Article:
In fact, most counties are now losing employers.

From 1995 to 2005, the study found 964 counties lost employers, while nearly 2,200 counties gained employers.

From 2005 to 2015, though, 2,109 counties lost employers while only 1,029 gained employers.

If you look simply at the bottom line, the nation’s doing great — we have more jobs than ever before. However, an increasingly bigger swath of the country is going backwards. In fact, geographically speaking, two-thirds of the country is going backwards.

That two-thirds includes most of Southwest and Southside Virginia. The study found that from 1995 to 2005, virtually all of Virginia’s localities gained businesses — and, presumably, jobs. From 2005 to 2015, though, the study found most of Southwest, Southside and the counties along the Chesapeake Bay lost employers.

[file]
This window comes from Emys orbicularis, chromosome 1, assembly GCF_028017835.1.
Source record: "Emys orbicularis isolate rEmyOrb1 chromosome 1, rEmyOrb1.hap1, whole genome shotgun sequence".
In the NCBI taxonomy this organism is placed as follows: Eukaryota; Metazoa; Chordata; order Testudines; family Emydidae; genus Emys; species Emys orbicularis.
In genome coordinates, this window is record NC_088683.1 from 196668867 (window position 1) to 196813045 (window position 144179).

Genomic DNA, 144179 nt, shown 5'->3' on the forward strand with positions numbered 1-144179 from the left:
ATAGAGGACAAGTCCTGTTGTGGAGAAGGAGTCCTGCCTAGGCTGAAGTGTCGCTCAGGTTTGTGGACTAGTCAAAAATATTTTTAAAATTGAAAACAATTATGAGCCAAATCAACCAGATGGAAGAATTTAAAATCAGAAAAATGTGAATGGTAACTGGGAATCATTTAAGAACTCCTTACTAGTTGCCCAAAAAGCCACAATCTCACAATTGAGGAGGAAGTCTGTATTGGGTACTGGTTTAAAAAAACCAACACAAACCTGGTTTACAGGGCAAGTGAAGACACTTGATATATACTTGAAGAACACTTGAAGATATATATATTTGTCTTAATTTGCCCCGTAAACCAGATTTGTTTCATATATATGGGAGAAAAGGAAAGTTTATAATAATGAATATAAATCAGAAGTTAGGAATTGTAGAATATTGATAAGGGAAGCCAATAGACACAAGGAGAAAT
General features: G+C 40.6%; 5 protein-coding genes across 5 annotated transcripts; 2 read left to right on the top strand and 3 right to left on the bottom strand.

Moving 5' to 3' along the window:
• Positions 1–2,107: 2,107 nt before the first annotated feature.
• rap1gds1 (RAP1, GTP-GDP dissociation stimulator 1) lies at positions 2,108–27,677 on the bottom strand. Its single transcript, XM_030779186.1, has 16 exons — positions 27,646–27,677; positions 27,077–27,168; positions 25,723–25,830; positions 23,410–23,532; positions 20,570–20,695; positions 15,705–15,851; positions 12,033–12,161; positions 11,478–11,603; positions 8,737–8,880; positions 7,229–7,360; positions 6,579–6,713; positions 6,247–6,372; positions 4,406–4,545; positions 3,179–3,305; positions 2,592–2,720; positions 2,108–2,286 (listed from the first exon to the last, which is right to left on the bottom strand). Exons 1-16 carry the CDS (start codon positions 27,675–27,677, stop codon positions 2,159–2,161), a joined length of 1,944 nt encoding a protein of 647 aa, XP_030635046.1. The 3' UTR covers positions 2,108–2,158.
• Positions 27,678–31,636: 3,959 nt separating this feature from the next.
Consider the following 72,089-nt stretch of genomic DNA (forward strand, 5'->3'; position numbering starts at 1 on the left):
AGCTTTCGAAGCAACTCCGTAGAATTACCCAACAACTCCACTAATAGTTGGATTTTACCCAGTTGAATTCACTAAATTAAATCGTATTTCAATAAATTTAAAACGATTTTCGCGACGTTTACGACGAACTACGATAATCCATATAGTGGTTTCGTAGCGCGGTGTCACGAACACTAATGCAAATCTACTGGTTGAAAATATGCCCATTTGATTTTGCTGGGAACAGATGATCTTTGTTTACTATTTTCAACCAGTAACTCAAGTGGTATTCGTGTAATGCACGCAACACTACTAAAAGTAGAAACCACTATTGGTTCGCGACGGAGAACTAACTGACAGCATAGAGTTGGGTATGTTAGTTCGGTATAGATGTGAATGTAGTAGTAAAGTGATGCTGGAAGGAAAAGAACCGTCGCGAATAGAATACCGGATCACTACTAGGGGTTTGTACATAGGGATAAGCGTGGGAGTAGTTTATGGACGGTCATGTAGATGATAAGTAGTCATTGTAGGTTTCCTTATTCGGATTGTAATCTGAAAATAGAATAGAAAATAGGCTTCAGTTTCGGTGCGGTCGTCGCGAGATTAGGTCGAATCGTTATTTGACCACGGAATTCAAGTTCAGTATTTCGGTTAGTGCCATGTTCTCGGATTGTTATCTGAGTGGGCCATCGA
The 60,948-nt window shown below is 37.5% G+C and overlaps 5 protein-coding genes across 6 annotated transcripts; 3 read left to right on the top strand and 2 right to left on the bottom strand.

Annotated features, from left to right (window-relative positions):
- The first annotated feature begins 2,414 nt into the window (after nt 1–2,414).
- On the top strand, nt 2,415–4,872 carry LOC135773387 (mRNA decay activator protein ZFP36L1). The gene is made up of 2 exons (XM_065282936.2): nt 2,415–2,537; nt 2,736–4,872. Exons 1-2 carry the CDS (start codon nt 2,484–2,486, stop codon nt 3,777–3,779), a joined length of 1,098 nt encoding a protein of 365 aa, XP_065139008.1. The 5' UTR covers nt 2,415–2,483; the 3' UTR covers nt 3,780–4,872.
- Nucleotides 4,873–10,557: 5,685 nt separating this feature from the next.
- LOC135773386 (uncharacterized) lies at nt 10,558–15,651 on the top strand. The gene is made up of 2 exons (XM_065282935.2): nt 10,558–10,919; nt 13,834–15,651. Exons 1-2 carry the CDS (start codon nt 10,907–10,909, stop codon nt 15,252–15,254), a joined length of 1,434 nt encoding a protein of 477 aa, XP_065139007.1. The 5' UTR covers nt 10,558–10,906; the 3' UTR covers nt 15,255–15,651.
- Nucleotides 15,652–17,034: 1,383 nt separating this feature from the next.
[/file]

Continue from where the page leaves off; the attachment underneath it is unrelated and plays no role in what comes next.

Note that the 2005 start date is before the last recession, and the 2015 end date is well after the recovery began, so the numbers shouldn’t be skewed by the downturn in between. In reality, though, what the study shows is that the recovery never really happened in much of rural America, or large swaths of the industrial heartland from the Midwest to New England. To some extent, we know this intuitively, but this study puts actual data points behind what we “know” in our bones.